Sie sind auf Seite 1von 7

TEXACO vs.

LIBYA
Texaco Overseas Petroleum Company
v.
The Government of the Libyan Arab
Republic

FACTS
The arbitration originates from fourteen
Deeds of Concession concluded between
1955 and 1968 between Libya and Texaco.
The majority of the Deeds of Concession
were modified by consent of all parties in
1963, 1966, 1970 and 1971. The purpose of
the modifications was to bring the
Concessions into line with the amended
Libyan Petroleum Laws (originally 1955,
amended by RoyalDecrees).

FACTS

In 1973 to 1974, The Libyan government took


nationalization measures. The legality of such measures
was challenged by the companies, particularly under
intangibility and stabilization provisions in Clause 16.
'1. The Libyan Government, the (Petroleum) Commission
and the competent authorities in the Provinces shall take all
the steps that are necessary to ensure that the Company
enjoys all the rights conferred upon it by this concession,
and the contractual rights expressly provided for in this
concession may not be infringed except by agreement of
both parties.
2. This concession shall be interpreted during the period of
its effectiveness in accordance with the provisions of the
Petroleum Law and the Regulations issued thereunder at the
time of the grant of the concession, and any amendments to
or cancellations of these Regulations shall not apply to the
contractual rights of the Company without its consent'.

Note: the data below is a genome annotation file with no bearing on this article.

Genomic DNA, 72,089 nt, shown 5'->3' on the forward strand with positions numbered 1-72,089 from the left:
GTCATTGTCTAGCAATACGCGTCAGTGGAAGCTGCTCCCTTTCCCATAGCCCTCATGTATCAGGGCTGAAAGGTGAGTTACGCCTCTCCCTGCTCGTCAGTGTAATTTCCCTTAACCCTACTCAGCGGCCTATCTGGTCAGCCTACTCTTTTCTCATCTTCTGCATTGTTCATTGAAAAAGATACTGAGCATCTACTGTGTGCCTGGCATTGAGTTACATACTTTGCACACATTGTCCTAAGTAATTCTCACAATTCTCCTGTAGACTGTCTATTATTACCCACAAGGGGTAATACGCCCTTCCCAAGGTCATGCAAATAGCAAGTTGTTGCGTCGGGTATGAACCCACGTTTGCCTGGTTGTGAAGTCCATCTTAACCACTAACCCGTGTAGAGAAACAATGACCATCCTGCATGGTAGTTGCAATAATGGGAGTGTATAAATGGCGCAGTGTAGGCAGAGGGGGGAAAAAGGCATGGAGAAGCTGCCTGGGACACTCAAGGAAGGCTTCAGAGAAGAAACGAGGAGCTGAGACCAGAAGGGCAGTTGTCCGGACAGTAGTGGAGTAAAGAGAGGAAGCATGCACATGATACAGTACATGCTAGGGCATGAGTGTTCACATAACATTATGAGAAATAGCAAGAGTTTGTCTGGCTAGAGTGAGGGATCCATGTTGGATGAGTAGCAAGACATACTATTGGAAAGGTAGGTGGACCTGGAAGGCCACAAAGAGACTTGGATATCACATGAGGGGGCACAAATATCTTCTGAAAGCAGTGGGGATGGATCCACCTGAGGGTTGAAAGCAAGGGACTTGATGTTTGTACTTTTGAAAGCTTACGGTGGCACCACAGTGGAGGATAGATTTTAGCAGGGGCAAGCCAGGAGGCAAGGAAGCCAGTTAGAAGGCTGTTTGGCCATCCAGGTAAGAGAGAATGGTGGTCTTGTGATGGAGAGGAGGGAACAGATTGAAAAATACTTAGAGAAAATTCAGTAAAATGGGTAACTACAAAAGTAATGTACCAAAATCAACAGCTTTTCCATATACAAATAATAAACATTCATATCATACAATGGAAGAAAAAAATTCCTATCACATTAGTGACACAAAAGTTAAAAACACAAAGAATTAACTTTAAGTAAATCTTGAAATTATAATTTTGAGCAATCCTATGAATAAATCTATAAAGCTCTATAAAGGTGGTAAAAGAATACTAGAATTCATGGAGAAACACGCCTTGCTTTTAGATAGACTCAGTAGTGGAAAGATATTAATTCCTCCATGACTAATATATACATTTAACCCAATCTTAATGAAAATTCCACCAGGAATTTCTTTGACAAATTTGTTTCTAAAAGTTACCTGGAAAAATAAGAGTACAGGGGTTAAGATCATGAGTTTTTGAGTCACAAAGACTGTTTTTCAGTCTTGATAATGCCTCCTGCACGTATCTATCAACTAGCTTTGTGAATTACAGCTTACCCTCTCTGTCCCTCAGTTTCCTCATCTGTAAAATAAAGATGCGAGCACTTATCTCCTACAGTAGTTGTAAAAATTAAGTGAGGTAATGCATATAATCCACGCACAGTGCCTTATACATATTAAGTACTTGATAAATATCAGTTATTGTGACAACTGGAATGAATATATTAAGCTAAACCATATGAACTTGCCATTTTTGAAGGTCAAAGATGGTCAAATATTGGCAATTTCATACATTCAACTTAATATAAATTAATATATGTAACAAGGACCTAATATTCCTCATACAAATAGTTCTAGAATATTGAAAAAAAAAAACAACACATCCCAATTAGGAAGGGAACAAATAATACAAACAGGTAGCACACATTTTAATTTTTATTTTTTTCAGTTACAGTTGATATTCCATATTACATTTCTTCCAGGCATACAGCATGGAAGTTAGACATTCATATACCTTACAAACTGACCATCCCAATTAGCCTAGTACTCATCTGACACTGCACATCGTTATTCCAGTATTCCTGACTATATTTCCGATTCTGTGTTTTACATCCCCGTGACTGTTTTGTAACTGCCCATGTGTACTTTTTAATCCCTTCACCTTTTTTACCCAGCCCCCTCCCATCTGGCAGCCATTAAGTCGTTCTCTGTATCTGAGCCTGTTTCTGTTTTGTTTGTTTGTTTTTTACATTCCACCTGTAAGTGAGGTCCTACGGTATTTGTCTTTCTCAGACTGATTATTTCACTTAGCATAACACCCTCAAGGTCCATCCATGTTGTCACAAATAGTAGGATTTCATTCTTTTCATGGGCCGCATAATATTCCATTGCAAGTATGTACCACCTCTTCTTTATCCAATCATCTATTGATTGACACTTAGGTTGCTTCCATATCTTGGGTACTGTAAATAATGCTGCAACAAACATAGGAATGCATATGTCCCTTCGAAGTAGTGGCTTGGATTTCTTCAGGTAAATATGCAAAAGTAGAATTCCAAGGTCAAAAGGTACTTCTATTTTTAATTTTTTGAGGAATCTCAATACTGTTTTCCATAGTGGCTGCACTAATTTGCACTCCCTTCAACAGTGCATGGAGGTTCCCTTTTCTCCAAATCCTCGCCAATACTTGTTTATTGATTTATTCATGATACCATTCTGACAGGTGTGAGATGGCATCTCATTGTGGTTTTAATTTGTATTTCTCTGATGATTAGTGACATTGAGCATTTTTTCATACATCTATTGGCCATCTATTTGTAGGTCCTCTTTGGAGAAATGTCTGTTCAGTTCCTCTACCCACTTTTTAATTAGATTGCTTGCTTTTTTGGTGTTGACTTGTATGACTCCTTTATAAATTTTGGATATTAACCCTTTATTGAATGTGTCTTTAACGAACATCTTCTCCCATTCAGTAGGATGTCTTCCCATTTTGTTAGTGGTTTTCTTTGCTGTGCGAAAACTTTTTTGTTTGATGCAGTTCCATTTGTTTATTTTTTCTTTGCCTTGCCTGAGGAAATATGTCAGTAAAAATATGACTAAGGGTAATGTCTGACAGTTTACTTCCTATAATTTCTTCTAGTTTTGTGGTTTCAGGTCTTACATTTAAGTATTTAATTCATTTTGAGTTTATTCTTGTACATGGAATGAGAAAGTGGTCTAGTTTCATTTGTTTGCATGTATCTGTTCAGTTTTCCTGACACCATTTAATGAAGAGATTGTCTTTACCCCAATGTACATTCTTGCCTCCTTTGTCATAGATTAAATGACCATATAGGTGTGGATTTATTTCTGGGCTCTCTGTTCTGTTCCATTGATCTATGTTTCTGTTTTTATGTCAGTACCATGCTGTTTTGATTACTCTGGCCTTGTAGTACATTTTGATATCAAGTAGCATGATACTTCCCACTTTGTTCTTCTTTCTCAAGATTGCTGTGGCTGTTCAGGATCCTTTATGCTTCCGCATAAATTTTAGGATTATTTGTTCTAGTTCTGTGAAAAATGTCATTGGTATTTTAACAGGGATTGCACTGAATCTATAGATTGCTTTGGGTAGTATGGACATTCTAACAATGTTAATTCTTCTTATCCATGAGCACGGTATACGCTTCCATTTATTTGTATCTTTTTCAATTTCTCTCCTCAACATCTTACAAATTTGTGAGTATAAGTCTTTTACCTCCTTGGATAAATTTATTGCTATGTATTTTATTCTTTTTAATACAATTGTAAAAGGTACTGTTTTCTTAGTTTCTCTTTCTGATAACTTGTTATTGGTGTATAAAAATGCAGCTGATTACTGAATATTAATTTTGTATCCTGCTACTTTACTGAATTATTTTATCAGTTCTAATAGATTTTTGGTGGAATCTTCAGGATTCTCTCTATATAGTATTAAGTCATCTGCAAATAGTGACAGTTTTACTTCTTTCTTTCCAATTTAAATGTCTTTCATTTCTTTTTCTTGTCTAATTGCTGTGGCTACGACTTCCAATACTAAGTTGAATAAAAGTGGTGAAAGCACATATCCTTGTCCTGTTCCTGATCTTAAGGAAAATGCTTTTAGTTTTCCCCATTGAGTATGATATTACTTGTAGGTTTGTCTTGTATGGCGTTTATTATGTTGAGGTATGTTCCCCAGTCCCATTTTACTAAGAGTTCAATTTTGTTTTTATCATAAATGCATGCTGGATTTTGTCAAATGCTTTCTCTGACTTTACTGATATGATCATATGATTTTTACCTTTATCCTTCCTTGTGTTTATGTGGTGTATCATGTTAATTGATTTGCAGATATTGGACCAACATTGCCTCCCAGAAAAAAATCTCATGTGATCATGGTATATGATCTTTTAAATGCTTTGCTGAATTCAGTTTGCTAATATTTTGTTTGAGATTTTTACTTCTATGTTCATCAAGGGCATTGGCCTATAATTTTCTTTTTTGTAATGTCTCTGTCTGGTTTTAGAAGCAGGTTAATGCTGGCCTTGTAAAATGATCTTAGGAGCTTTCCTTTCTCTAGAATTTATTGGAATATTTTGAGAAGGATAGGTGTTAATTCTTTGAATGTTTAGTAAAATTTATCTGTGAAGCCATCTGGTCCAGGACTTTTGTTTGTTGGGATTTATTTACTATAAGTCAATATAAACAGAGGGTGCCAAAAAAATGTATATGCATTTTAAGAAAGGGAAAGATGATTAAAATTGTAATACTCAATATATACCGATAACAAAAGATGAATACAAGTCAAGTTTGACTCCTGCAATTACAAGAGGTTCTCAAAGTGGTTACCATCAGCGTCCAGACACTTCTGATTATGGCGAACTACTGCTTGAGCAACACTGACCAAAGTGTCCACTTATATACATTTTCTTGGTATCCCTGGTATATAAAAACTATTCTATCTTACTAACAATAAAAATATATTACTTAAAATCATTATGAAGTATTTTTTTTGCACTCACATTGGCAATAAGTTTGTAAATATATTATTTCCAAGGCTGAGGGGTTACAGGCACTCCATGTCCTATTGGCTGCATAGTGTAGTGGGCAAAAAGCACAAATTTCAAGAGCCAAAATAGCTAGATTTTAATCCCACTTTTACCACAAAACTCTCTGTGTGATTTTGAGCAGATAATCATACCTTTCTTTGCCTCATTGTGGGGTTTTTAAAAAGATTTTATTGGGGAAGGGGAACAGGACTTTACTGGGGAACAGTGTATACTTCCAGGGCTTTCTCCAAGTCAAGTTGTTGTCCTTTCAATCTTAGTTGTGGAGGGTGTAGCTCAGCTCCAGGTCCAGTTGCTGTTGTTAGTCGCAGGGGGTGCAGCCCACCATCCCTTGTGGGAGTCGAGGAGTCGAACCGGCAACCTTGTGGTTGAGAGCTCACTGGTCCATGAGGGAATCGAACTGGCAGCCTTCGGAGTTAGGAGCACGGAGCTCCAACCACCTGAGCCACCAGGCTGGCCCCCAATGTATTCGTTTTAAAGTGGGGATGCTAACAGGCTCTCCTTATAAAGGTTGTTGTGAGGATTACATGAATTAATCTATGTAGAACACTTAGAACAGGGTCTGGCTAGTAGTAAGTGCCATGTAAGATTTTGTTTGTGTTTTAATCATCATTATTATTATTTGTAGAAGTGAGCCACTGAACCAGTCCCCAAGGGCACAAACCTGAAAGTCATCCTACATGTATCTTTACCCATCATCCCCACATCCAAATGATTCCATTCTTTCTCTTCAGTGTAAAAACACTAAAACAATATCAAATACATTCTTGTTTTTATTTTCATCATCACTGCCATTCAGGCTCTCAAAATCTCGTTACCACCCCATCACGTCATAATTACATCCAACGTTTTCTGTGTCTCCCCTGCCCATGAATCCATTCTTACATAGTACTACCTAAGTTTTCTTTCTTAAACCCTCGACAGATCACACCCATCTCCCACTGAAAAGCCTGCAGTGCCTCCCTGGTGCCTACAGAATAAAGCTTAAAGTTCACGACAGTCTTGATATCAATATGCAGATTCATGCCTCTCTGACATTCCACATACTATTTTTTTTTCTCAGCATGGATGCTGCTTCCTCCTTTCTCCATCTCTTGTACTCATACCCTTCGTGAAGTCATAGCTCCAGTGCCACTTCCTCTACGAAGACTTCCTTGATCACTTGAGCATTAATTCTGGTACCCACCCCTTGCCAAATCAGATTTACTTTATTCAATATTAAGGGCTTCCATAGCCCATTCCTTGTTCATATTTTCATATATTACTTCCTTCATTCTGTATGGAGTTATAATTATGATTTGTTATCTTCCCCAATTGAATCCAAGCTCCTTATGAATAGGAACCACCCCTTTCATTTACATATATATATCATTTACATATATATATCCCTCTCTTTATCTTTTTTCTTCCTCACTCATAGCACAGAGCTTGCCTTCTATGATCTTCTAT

Applicable Law
Clause 28
This concession shall be governed by and
interpreted in accordance with the principles of
the Law of Libya common to the principles of
international law and in the absence of such
common principles then by and in accordance
with the general principles of law, including
such of those principles as may have been
applied by international tribunals.

Libya argues that with respect to


nationalization, municipal law should govern
and not international law.
Several UN G.A. resolutions were invoked by
both parties. Thus the court had to look into
the legal value and validity of such
resolutions and their binding effect to the
parties.

Issues:
Binding Nature of the Deeds of Concession
Did the parties have the rights to choose the law to
govern their contract?
Did the Libyan Government, in adopting the
nationalization measure breach its obligations under
the contracts?
Administrative contract
Sovereignty
Present state of international law & resolutions
concerning natural resources adopted by the United
Nations
Is the Libyan Government required to perform and give
full effect to the Deeds of Concession?
Restitutio in Integrum

HELD
The Sole Arbitrator pronounces and decides
that...
Deeds of Concession are binding upon the
parties
Libyan
Government,
in
adopting
the
nationalization measure breach its obligations
under the contracts.
Libyan Government is legally bound to
perform and give full effect to these contracts.